He’ll be best remembered for his concept of the wash-and-go approach to hair care: A cut so simple and so good that it required little maintenance.
Wrote Adam Bernstein, in Sassoon’s obituary:
Clean geometric lines had been Mr. Sassoon’s driving motivation since opening his first salon in London in 1954. At the time, most women were resigned to going to bed at night with rollers in their hair. His approach grew into a direct assault on the beehive style and other formidable towers of hair seemingly shellacked with hairspray.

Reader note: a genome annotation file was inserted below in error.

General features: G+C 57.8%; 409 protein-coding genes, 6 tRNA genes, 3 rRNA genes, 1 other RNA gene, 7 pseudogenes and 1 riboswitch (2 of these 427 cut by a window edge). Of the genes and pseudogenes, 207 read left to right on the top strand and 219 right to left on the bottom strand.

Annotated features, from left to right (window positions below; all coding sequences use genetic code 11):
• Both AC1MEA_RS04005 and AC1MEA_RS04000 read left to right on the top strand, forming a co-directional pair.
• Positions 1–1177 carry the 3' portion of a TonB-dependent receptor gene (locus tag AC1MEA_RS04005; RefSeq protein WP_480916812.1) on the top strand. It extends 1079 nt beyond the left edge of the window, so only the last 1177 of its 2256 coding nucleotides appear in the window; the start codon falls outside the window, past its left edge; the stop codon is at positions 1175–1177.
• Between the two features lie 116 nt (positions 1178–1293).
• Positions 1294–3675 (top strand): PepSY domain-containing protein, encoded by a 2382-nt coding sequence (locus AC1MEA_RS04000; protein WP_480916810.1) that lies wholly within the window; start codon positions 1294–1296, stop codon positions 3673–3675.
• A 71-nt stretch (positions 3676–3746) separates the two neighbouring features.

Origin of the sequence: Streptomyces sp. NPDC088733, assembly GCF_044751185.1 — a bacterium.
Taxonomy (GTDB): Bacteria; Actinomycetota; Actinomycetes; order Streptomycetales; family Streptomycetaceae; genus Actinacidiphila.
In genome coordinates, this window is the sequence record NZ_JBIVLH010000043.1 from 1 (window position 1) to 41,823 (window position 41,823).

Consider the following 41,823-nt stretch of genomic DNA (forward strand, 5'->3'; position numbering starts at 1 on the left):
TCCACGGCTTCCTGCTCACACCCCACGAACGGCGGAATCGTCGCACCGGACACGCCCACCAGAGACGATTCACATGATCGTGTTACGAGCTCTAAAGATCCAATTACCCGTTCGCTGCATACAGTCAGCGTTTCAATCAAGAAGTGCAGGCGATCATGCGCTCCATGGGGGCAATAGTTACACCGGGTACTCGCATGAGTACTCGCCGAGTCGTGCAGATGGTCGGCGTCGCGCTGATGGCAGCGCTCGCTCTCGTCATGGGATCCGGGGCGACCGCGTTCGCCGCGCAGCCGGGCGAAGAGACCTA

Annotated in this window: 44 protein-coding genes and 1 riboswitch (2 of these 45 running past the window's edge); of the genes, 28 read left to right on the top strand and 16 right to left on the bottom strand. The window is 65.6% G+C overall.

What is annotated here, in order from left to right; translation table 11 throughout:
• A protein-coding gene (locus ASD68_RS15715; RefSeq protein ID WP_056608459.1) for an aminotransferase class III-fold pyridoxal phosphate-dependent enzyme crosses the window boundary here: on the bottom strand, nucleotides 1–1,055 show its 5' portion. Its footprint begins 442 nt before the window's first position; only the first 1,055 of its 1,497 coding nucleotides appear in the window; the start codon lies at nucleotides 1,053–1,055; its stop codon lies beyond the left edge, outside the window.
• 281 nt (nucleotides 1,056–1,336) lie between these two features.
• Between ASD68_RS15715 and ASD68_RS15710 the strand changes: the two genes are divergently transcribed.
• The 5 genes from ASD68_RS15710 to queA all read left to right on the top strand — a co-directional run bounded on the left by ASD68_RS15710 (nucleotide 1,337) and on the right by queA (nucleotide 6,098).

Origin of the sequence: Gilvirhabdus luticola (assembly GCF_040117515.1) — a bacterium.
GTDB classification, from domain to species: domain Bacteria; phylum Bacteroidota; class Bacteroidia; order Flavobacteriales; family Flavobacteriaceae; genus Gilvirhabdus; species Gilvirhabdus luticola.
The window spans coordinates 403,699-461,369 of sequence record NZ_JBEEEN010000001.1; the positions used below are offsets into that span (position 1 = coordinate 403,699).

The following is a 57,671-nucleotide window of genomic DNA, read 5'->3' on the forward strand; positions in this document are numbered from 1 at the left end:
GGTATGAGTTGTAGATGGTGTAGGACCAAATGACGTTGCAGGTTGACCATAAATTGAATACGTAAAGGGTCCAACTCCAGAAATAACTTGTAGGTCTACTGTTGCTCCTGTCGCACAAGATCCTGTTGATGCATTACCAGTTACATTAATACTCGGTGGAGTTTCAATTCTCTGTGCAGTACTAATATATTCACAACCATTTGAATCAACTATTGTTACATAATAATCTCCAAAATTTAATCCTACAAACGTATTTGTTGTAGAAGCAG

In 1957, he launched a fruitful collaboration with British clothes designer Mary Quant, the widely acknowledged “mother of the miniskirt.” In the bob style he perfected for Quant — who wanted her models’ necks and shoulders bare — Mr. Sassoon crafted a look that was tight at the nape but allowed the hair to fall in a flirty, bohemian cascade.
The “Sassoon bob” became the rage of Swinging London and one of the most enduring hairstyles of the last half-century. Variations on the bob included the popular “five-point” cut first modelled in 1963 by Grace Coddington.
Subsequent hairstyles he promoted included an asymmetrical, peek-a-boo bob and a short, closely curled look called the “greek goddess.”
// Thx – Loren Feldman